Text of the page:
With the new ownership, Jacksonville-based APR, which builds interim power plants around the world, may be getting back on track.
APR last week announced it was awarded two five-year projects valued at more than $450 million by the Ministry of Energy and Mining of Argentina. The company said it is the largest single contract in its history.
Since it’s no longer a publicly traded company, APR is not releasing financial information anymore. Before the buyout, it reported an operating loss of $702.5 million for 2014, due to a pullout of its operations in Libya because of turmoil there.
Its last public financial report showed an adjusted net loss of $40.3 million in the first half of 2015.
APR said the Argentina contract is its fourth award in the past year for mobile gas turbines, including projects in Egypt and Tasmania.
“Our Argentina award further demonstrates that turbines have a key place in the fast-track power market. They are the preferred technology of utilities and a solution that integrates well into their existing infrastructure,” CEO John Campion said in a news release.
International Baler reports loss
International Baler Corp. reported a net loss of $56,131, or 1 cent a share, for the second quarter ended April 30 as sales dropped 28 percent to $2.65 million.
The Jacksonville-based company produces balers used for recycling and waste disposal. In its second-quarter report filed with the SEC, International Baler said shipments of balers declined “significantly” due to “general market conditions.”
Parts and service sales rose 63 percent, but that was not enough to offset the sales drop in new balers.
NAC profits from derivatives
NAC Global Technologies Inc. reported a profit of $491,396, or 1 cent a share, in the first quarter due to a gain in the value of derivative financial instruments.
The company’s revenue fell 15 percent to $104,148 and it recorded a loss from operations of $87,156, according to its quarterly report filed with the SEC.
NAC makes harmonic gearing technology, which is used in the automation, robotics and defense industries. Its headquarters office is in Jacksonville but most of its operations are done at a facility in Port Jervis, N.Y.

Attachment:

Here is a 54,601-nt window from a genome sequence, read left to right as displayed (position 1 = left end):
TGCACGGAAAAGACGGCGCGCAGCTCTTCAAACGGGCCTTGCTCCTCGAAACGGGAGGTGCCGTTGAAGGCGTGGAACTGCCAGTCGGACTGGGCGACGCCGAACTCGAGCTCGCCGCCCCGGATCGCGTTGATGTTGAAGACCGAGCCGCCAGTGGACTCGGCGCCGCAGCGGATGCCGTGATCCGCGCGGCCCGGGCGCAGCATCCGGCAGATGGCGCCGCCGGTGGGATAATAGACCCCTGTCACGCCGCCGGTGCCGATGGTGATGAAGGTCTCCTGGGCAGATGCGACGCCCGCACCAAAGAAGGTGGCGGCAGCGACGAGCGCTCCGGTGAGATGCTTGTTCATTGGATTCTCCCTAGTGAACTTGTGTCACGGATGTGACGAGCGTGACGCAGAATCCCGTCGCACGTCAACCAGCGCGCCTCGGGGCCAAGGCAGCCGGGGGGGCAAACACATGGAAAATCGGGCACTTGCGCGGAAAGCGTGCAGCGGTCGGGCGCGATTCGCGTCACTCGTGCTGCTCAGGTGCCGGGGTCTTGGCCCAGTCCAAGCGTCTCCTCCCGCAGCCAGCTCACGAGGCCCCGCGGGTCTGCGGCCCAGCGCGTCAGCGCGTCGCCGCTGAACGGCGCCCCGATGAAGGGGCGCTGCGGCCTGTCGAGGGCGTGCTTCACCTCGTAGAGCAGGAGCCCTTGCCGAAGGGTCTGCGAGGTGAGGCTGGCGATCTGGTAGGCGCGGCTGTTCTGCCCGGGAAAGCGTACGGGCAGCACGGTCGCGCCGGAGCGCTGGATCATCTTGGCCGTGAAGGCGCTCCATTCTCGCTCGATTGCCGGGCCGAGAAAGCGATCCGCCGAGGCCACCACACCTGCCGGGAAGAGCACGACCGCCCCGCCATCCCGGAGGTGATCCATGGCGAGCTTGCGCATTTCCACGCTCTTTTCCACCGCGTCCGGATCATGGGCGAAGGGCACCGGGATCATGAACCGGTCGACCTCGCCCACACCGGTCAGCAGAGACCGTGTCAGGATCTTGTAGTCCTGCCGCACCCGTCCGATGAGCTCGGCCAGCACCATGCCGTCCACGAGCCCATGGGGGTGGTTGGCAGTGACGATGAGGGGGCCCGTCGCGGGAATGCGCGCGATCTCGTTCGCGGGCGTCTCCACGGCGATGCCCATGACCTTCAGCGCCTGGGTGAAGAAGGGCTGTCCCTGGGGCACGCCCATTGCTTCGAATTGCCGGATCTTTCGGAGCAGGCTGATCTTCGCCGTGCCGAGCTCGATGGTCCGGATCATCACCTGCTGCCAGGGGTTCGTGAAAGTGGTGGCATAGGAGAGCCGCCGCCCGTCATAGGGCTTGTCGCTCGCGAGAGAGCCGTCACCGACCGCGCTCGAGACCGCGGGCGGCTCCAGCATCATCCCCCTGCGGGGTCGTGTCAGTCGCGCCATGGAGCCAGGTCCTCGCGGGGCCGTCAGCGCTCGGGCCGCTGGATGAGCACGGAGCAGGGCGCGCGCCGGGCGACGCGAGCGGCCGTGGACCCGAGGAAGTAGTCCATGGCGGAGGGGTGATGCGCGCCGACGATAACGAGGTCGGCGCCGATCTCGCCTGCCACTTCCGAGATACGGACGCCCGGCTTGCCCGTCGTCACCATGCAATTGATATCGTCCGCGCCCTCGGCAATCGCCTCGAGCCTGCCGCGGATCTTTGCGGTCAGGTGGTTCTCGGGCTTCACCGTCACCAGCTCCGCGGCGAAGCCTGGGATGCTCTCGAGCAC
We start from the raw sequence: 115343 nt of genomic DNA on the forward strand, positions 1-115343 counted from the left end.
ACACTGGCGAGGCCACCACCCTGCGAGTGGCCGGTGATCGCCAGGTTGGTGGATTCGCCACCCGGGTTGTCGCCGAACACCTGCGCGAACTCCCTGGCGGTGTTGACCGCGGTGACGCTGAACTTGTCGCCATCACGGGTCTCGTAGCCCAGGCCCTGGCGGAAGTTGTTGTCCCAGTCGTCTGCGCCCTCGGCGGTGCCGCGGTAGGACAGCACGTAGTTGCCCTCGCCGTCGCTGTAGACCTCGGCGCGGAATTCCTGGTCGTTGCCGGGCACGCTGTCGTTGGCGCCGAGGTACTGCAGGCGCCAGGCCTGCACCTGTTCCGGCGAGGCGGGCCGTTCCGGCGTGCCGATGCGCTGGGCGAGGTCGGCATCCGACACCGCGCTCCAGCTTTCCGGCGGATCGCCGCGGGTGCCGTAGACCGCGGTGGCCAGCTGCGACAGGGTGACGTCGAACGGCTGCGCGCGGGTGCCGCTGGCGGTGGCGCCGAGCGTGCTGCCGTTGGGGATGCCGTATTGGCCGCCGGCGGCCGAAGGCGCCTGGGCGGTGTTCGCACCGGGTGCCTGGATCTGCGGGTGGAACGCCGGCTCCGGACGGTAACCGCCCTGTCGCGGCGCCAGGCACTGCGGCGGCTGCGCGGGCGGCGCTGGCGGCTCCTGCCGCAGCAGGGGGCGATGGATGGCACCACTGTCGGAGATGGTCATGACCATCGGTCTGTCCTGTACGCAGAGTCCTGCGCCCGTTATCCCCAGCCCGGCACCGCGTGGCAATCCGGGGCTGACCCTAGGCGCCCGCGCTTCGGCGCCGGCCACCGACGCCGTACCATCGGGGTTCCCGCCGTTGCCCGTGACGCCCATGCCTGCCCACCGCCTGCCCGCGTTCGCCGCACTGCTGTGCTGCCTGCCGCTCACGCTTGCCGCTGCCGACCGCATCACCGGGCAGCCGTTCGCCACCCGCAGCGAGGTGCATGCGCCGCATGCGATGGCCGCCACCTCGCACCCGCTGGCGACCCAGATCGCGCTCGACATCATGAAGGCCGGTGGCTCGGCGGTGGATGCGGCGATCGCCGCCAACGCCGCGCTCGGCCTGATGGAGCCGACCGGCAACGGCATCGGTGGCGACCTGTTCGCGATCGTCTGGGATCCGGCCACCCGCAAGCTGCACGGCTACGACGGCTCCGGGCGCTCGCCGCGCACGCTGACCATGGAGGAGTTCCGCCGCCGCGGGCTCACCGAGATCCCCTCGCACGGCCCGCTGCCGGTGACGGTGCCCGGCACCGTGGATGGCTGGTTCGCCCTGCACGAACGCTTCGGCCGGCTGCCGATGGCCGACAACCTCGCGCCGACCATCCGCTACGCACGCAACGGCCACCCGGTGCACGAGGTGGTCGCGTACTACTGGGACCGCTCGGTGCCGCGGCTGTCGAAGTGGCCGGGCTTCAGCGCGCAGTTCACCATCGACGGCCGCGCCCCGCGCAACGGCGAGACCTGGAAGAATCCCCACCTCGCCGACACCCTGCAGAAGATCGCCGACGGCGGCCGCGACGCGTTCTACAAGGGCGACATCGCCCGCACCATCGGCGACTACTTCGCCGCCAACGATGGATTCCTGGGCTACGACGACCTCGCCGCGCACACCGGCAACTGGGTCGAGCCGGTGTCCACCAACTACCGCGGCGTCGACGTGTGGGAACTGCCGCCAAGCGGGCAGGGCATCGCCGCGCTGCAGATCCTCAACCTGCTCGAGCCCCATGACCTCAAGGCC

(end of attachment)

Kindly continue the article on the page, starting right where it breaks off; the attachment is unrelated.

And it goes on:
NAC last month announced an agreement to buy a Switzerland-based company called Swiss Heights Engineering S.A. that it said would grow annual revenue to more than $30 million.
Supervalu plans Save-A-Lot supermarket spinoff
Supervalu Inc. is closing in on a plan to spin off its Save-A-Lot Inc. supermarket chain into a separate public company.
Supervalu announced in July 2015 it was considering a plan to spin off the 1,360-store Save-A-Lot chain, which includes 10 Jacksonville area locations.
The company is not saying when the spin might occur but it filed updated plans with the SEC with more details about the plan. Supervalu intends to distribute 60 percent of Save-A-Lot’s shares to Supervalu stockholders, while the company retains a 40 percent ownership, it said.
Save-A-Lot produced sales of $4.6 billion in the fiscal year ended Feb. 27 and earnings of $67 million, the filing said.
Save-A-Lot’s headquarters will be in Earth City, Mo., a suburb of St. Louis.
Supervalu, headquartered in Minneapolis, provides wholesale services to 1,796 independent grocery stores and operates 200 retail stores through several brands, in addition to its Save-A-Lot subsidiary.
Bank of America reducing branch jobs by 8,000
Bank of America Corp. has cut nearly 40,000 jobs in its branch operations since 2009 and is likely to cut another 8,000, a company official said at an investor conference last week.
Thong Nguyen, head of retail banking for the financial giant, said he expects jobs to decline as fewer employees are needed to handle customer transactions in the branches, according to several reports. Use of mobile and internet banking services has reduced the need for traditional branches.
He did not give a timetable for the reduction but indicated many of the cuts could come through attrition, the reports said.
Nguyen’s PowerPoint presentation, posted on Bank of America’s website, said the company has reduced its headcount in its retail branch network from about 108,000 in 2009 to 68,400.
The company has about 8,000 employees in Jacksonville, including branches and other operations.